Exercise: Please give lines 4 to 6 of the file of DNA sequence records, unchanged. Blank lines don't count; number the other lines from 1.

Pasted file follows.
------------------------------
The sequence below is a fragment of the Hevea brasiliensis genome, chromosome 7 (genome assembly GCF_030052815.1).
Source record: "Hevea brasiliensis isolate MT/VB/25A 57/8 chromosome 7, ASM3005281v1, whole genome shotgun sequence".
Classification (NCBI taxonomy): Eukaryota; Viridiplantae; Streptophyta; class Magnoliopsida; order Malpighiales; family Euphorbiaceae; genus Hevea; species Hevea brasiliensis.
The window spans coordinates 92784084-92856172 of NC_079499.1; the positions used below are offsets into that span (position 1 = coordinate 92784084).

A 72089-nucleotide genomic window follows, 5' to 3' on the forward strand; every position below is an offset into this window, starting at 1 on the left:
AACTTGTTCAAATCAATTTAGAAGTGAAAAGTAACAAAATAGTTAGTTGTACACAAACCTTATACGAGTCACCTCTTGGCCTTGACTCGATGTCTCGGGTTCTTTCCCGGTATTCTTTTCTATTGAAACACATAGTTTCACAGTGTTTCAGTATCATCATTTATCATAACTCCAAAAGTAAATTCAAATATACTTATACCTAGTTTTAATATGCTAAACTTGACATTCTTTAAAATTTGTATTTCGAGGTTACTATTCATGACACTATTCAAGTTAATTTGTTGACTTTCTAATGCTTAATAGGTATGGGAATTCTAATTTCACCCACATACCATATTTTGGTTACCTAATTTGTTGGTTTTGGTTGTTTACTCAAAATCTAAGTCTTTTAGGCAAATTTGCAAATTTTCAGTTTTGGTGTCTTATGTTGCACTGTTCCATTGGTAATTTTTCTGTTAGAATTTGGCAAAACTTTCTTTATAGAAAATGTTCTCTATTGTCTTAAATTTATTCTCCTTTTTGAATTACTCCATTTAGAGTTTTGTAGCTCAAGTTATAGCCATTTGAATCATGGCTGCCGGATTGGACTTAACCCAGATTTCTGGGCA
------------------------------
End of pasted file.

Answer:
The window spans coordinates 92784084-92856172 of NC_079499.1; the positions used below are offsets into that span (position 1 = coordinate 92784084).

A 72089-nucleotide genomic window follows, 5' to 3' on the forward strand; every position below is an offset into this window, starting at 1 on the left:
AACTTGTTCAAATCAATTTAGAAGTGAAAAGTAACAAAATAGTTAGTTGTACACAAACCTTATACGAGTCACCTCTTGGCCTTGACTCGATGTCTCGGGTTCTTTCCCGGTATTCTTTTCTATTGAAACACATAGTTTCACAGTGTTTCAGTATCATCATTTATCATAACTCCAAAAGTAAATTCAAATATACTTATACCTAGTTTTAATATGCTAAACTTGACATTCTTTAAAATTTGTATTTCGAGGTTACTATTCATGACACTATTCAAGTTAATTTGTTGACTTTCTAATGCTTAATAGGTATGGGAATTCTAATTTCACCCACATACCATATTTTGGTTACCTAATTTGTTGGTTTTGGTTGTTTACTCAAAATCTAAGTCTTTTAGGCAAATTTGCAAATTTTCAGTTTTGGTGTCTTATGTTGCACTGTTCCATTGGTAATTTTTCTGTTAGAATTTGGCAAAACTTTCTTTATAGAAAATGTTCTCTATTGTCTTAAATTTATTCTCCTTTTTGAATTACTCCATTTAGAGTTTTGTAGCTCAAGTTATAGCCATTTGAATCATGGCTGCCGGATTGGACTTAACCCAGATTTCTGGGCA